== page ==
To deal with scarcity, with climate change, with pollution--and to survive
it has been an eventful fortnight for those who know India cannot take water for granted. Cyclone Aila's severe destruction in the Sunderbans is sending thousands of refugees into Kolkata. For all its severity, this merely a glimpse of what a rising sea level could do to the delta. India's negotiators at climate talks ought to remind themselves--and the rest of the world--of that.
And what should the state government do? Asking for Rs 1,000 crore for a concrete embankment is exactly what it needs to not do. The delta is not the kind of low-lying coastline the Dutch have protected with dykes. Some of the world's largest rivers meet the sea here. The answer lies in studying how land and water court each other in the delta, and how plants and animals have adapted to this.
Adaptation is what a housing society in Bengaluru has shown in the face of scarcity. Tricked by builders, like so many urban middle class people, the residents have enhanced their water availability by harvesting rain, they treat and reuse their sewage, and have water pricing that is an example of self-regulation. They did this by committing their life and their land to their future.
The government of Tamil Nadu is showing a similar willingness to learn from a pilot project to revive traditional village ponds. If more than 12,000 ponds are revived, it would mean life to hundreds of thousands of people. A caveat: the state would do well to learn from the successes and failures of similar programmes in states such as Madhya Pradesh, Andhra Pradesh and Gujarat.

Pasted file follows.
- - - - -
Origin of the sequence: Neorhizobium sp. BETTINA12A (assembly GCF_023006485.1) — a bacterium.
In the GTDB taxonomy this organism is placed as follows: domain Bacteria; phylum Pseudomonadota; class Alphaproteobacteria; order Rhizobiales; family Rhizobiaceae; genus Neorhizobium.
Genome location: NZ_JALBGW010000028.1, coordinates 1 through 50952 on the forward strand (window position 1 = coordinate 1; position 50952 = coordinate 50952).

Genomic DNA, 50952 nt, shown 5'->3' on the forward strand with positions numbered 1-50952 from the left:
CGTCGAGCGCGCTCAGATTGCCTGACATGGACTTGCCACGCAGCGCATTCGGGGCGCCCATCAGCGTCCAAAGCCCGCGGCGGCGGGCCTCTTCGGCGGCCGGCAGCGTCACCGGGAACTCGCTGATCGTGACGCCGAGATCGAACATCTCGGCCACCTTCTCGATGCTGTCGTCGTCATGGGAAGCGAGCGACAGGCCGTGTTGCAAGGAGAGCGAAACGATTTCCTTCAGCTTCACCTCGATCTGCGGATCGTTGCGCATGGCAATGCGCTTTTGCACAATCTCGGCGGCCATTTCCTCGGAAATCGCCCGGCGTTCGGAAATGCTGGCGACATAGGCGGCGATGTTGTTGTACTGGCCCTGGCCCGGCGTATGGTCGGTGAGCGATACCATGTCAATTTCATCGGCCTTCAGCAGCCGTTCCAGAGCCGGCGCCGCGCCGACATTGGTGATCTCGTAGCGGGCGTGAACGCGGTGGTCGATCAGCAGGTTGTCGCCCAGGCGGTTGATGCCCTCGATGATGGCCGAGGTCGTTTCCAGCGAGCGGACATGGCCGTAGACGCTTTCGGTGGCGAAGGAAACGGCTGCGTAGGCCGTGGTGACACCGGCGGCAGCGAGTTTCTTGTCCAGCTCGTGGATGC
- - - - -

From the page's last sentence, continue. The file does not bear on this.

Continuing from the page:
Both these cases show where the answers lie--given the peculiar geography and rainfall in South Asia, survival depends on committing land and people to water management. Taking 25 years to prosecute a tannery accused of polluting the Ganga is not the way to go about it. Building dams in the face of protests, when the fears of those likely to get displaced and those downstream who stand to lose a living river, is not sensible. In light of Aila's destruction, the Centre's constant weakening of coastal norms is shortsighted.
These should be read along with the report on the oldest mummies. 7,000 years ago, the Chinchorro people suffered the consequences of arsenic in their water. Arsenic and fluoride contamination is rife in India, mainly from mismanaging land and water. Water mandarins should visualize people embalming their dead children.
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